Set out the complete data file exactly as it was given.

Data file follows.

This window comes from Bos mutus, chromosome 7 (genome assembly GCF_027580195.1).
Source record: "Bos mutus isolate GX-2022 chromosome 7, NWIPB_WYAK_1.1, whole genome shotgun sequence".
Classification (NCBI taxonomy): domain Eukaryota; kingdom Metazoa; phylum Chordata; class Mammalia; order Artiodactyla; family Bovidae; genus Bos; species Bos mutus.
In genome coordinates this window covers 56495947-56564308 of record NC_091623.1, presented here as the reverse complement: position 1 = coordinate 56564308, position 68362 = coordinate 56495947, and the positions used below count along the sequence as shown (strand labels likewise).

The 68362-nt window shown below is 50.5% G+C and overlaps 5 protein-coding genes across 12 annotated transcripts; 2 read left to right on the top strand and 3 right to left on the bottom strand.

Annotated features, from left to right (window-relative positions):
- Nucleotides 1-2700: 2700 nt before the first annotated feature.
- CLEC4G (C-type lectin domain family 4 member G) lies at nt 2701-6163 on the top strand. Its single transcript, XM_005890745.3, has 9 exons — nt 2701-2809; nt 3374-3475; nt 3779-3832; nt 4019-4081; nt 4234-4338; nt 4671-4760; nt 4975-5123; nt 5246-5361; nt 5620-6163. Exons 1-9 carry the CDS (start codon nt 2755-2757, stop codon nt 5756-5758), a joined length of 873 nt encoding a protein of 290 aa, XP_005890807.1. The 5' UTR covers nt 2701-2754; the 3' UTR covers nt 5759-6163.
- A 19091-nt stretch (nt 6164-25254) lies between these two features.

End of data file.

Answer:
This window comes from Bos mutus, chromosome 7 (genome assembly GCF_027580195.1).
Source record: "Bos mutus isolate GX-2022 chromosome 7, NWIPB_WYAK_1.1, whole genome shotgun sequence".
Classification (NCBI taxonomy): domain Eukaryota; kingdom Metazoa; phylum Chordata; class Mammalia; order Artiodactyla; family Bovidae; genus Bos; species Bos mutus.
In genome coordinates this window covers 56495947-56564308 of record NC_091623.1, presented here as the reverse complement: position 1 = coordinate 56564308, position 68362 = coordinate 56495947, and the positions used below count along the sequence as shown (strand labels likewise).

The 68362-nt window shown below is 50.5% G+C and overlaps 5 protein-coding genes across 12 annotated transcripts; 2 read left to right on the top strand and 3 right to left on the bottom strand.

Annotated features, from left to right (window-relative positions):
- Nucleotides 1-2700: 2700 nt before the first annotated feature.
- CLEC4G (C-type lectin domain family 4 member G) lies at nt 2701-6163 on the top strand. Its single transcript, XM_005890745.3, has 9 exons — nt 2701-2809; nt 3374-3475; nt 3779-3832; nt 4019-4081; nt 4234-4338; nt 4671-4760; nt 4975-5123; nt 5246-5361; nt 5620-6163. Exons 1-9 carry the CDS (start codon nt 2755-2757, stop codon nt 5756-5758), a joined length of 873 nt encoding a protein of 290 aa, XP_005890807.1. The 5' UTR covers nt 2701-2754; the 3' UTR covers nt 5759-6163.
- A 19091-nt stretch (nt 6164-25254) lies between these two features.